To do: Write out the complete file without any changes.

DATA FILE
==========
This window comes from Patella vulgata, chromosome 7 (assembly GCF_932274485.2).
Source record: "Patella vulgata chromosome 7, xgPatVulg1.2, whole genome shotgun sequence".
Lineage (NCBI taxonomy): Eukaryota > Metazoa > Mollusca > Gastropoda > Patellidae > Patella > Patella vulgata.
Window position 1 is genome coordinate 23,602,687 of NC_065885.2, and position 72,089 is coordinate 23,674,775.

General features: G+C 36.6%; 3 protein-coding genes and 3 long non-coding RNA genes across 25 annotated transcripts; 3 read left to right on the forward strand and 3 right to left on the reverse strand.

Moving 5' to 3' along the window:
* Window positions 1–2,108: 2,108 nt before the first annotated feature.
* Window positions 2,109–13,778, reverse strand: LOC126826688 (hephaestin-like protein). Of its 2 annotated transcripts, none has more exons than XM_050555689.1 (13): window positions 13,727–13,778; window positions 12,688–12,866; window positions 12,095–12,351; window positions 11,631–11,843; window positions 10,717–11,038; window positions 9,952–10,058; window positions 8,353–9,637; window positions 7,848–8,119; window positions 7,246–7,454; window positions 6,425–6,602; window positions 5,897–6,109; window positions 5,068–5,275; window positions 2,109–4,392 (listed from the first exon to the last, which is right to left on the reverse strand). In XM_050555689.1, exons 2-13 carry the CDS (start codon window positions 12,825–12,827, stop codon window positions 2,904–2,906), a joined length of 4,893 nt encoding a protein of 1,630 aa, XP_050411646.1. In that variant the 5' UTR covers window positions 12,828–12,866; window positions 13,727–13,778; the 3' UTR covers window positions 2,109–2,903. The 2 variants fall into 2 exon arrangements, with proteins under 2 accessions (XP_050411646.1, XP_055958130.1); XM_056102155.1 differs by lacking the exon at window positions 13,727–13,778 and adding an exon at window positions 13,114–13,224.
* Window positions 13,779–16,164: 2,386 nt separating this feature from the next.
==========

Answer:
This window comes from Patella vulgata, chromosome 7 (assembly GCF_932274485.2).
Source record: "Patella vulgata chromosome 7, xgPatVulg1.2, whole genome shotgun sequence".
Lineage (NCBI taxonomy): Eukaryota > Metazoa > Mollusca > Gastropoda > Patellidae > Patella > Patella vulgata.
Window position 1 is genome coordinate 23,602,687 of NC_065885.2, and position 72,089 is coordinate 23,674,775.

General features: G+C 36.6%; 3 protein-coding genes and 3 long non-coding RNA genes across 25 annotated transcripts; 3 read left to right on the forward strand and 3 right to left on the reverse strand.

Moving 5' to 3' along the window:
* Window positions 1–2,108: 2,108 nt before the first annotated feature.
* Window positions 2,109–13,778, reverse strand: LOC126826688 (hephaestin-like protein). Of its 2 annotated transcripts, none has more exons than XM_050555689.1 (13): window positions 13,727–13,778; window positions 12,688–12,866; window positions 12,095–12,351; window positions 11,631–11,843; window positions 10,717–11,038; window positions 9,952–10,058; window positions 8,353–9,637; window positions 7,848–8,119; window positions 7,246–7,454; window positions 6,425–6,602; window positions 5,897–6,109; window positions 5,068–5,275; window positions 2,109–4,392 (listed from the first exon to the last, which is right to left on the reverse strand). In XM_050555689.1, exons 2-13 carry the CDS (start codon window positions 12,825–12,827, stop codon window positions 2,904–2,906), a joined length of 4,893 nt encoding a protein of 1,630 aa, XP_050411646.1. In that variant the 5' UTR covers window positions 12,828–12,866; window positions 13,727–13,778; the 3' UTR covers window positions 2,109–2,903. The 2 variants fall into 2 exon arrangements, with proteins under 2 accessions (XP_050411646.1, XP_055958130.1); XM_056102155.1 differs by lacking the exon at window positions 13,727–13,778 and adding an exon at window positions 13,114–13,224.
* Window positions 13,779–16,164: 2,386 nt separating this feature from the next.